Fiji’s prime minister was welcomed to the New Zealand Parliament on Wednesday morning.

Sitiveni Rabuka is on his first official trip to Aotearoa since being elected in December.

At a media briefing, the New Zealand Prime Minister Chris Hipkins expressed thanks for the warm and open discussions with Rabuka.

“I want to take this opportunity to publicly thank Fiji for their defence and emergency personnel assistance following Cyclone Gabrielle,” PM Hipkins said.

“We are connected by long-standing people-to-people, sporting, economic and cultural links, and through the Fijian communities who have made New Zealand their home.”

“We are connected by the depth of our cooperation across a broad range of sectors including defence, policing, health, trade and industry, education, fisheries, climate change and disaster management to name a few.

“I know that New Zealand and Fiji alongside other Pacific Island forum leaders share an ambitious vision for the social, cultural and environmental economic resilience of the region where we are strong, prosperous and secure.

“We know we are stronger when we combine our efforts ans focus on Pacific regionism and the priorities of the Blue Pacific continents,” PM Hipkins said.

In response Rabuka acknowledged the traditional owners of the land and paid respect to elders past and present.

He said his visit was to discuss ways forward for both countries, following covid-19.

“Exactly a month ago the WHO declared covid-19 over as a global health emergency. Seven million deaths later, the global economy is still recovering,” Rabuka said.

“”The people’s coalition government that I lead is serious about growing our economy and my engagement here reflects that.”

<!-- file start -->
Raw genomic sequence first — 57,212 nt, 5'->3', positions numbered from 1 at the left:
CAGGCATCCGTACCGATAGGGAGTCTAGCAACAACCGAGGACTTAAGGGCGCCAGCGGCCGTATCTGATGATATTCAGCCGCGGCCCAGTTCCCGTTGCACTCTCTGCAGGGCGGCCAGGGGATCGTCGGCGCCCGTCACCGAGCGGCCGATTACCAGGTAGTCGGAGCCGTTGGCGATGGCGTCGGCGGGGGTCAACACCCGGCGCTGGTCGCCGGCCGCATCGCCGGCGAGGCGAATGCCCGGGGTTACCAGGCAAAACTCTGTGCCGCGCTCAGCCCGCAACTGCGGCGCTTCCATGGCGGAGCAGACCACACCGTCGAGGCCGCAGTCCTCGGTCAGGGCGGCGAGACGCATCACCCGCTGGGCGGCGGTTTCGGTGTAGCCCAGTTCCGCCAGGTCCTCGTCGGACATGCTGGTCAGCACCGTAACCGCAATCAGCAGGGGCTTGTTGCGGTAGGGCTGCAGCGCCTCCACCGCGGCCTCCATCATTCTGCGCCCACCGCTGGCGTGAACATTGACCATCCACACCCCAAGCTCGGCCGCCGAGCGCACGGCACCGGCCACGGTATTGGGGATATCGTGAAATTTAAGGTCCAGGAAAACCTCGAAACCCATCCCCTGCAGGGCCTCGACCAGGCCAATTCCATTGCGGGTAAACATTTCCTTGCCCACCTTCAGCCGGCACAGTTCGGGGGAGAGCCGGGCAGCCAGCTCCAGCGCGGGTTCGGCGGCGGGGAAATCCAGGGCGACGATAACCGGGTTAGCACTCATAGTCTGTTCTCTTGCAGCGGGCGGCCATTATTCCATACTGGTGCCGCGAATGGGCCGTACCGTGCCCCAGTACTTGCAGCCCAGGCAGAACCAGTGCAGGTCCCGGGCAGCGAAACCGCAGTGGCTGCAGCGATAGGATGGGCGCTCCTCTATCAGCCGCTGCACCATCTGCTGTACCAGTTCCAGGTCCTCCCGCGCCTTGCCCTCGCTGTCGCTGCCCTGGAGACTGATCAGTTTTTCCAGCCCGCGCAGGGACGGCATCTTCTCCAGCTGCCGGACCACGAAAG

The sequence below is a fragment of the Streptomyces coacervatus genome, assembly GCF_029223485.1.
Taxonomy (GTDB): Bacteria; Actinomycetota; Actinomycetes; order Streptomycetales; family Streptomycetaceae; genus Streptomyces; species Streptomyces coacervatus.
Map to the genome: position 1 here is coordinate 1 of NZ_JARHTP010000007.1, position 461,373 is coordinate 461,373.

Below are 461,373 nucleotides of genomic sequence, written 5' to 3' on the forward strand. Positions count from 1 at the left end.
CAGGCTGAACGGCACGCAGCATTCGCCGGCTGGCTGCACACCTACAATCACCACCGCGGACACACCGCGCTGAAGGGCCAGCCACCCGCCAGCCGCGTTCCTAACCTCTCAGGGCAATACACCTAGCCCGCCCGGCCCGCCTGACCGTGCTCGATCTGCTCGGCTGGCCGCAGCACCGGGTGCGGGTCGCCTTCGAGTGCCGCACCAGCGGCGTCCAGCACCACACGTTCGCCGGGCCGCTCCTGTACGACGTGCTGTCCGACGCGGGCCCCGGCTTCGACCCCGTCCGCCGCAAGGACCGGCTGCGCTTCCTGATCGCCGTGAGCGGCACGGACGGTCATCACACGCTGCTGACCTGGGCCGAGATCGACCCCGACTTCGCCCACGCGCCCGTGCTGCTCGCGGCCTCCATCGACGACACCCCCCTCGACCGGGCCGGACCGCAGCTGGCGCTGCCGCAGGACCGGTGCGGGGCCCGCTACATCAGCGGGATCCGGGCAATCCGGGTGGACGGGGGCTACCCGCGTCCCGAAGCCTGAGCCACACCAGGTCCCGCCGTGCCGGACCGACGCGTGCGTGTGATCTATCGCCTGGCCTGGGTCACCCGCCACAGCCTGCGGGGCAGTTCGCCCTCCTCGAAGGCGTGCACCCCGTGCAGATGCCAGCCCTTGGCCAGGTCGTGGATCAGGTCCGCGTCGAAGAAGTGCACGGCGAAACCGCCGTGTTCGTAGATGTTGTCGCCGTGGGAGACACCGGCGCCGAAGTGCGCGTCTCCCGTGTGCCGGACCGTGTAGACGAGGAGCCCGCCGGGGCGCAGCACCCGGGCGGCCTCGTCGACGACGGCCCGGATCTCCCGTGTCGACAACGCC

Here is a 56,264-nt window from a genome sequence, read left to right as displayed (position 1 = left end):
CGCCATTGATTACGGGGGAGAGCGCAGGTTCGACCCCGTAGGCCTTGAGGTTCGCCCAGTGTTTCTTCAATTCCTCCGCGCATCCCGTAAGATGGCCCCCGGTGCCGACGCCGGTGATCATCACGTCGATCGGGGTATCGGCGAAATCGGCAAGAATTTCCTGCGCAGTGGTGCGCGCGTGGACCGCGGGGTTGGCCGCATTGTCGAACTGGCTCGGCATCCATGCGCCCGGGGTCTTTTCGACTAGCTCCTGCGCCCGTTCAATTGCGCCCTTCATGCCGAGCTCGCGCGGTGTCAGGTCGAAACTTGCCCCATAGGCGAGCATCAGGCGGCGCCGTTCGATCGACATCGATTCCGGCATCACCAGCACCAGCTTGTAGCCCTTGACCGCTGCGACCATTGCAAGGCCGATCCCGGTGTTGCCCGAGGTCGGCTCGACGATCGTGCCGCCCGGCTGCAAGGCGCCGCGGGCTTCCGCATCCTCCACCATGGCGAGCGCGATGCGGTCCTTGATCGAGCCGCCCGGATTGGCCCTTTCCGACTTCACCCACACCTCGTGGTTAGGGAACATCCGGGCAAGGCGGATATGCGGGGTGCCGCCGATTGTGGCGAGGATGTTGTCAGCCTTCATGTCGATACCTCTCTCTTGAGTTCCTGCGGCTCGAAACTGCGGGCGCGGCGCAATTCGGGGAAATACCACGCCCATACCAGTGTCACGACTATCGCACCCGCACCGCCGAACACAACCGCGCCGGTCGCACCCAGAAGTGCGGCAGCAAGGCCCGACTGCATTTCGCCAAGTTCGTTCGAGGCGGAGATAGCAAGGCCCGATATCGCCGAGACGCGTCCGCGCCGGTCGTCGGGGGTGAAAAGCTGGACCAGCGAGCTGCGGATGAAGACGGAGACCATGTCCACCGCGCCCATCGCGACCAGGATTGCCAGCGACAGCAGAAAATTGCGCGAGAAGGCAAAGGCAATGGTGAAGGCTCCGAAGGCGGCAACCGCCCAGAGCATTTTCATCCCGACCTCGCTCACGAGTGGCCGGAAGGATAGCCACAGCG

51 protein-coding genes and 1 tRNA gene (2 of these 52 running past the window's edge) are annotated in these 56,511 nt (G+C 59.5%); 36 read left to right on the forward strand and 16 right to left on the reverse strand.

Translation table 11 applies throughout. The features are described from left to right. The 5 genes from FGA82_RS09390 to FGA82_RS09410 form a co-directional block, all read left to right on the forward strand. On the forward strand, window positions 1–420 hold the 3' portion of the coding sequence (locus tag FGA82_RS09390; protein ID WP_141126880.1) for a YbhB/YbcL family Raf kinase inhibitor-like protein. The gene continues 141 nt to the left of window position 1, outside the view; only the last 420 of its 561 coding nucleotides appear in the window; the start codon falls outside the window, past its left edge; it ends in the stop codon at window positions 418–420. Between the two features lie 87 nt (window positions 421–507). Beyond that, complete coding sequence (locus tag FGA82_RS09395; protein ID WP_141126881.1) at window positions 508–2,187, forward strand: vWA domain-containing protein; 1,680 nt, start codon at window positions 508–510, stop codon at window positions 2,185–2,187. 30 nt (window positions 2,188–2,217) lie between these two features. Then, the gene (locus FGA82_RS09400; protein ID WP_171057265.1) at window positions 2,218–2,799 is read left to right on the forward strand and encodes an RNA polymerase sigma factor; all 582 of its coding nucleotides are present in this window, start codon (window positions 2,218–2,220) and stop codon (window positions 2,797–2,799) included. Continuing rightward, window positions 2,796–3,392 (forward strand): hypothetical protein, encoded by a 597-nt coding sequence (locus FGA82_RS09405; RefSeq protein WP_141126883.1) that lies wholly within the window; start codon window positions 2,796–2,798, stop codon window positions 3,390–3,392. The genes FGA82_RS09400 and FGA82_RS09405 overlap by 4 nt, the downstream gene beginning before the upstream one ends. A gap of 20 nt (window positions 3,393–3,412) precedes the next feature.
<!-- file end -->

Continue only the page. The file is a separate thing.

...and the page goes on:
He said the Fiji government was keen to work harder to boost its export capacity to New Zealand and pleased to see bilateral relations have continued to strengthen over the years.

On Monday Rabuka met with the Fijian community in Auckland and the following night with community members in Wellington.
The official visit also comes 25 years after Rabuka last visited the country in 1998 when he was first Prime Minister.

The visit is also significant for the Fijian community as they welcomed a Prime Minister for the first time in 16 years.

Over 500 Fijians in Auckland turned up to the Mahatma Gandhi Centre to welcome Rabuka and his wife Sulueti where they were accorded a full traditional welcome ceremony.

Rabuka thanked the community for its ongoing support towards Fiji.

“You have left Fiji but continue to play an important role in Fiji. Thank you for keeping Fiji in your lives,” he told those in attendance.

Rabuka informed the community that their financial support has contributed greatly as Fiji battles its unprecedented economic crisis, with the World Bank reporting its debt levels reached 90 percent of GDP last year.

In 2022, Fiji received over FJD$1 billion (US$500 million) in remittances which prove to be a saving grace during the height of the pandemic which caused great financial restrains for Fijians.

Rabuka spoke about the successful journey of national events such as Girmit Day and the reconvening of the Great Council of Chiefs and Ratu Sukuna Day.

President of the Fiji Girmit Foundation Krish Naidu thanked Rabuka for honouring his promise to the community.

“When the Prime Minister visited us last year, we asked for a public holiday to mark the contributions of the Girmitiyas, and told us if he made government he would do that. He lived up to his words. He is an honourable man.”

Naidu added that Rabuka’s visit was extremely crucial to the Fijian community.

“We look forward to this week with the Prime Minister building the much-needed aroha, loloma, and love between Fiji and NZ, which has been lost for 16 years.” he added.

The Fijian Prime Minister returns to Fiji on Thursday.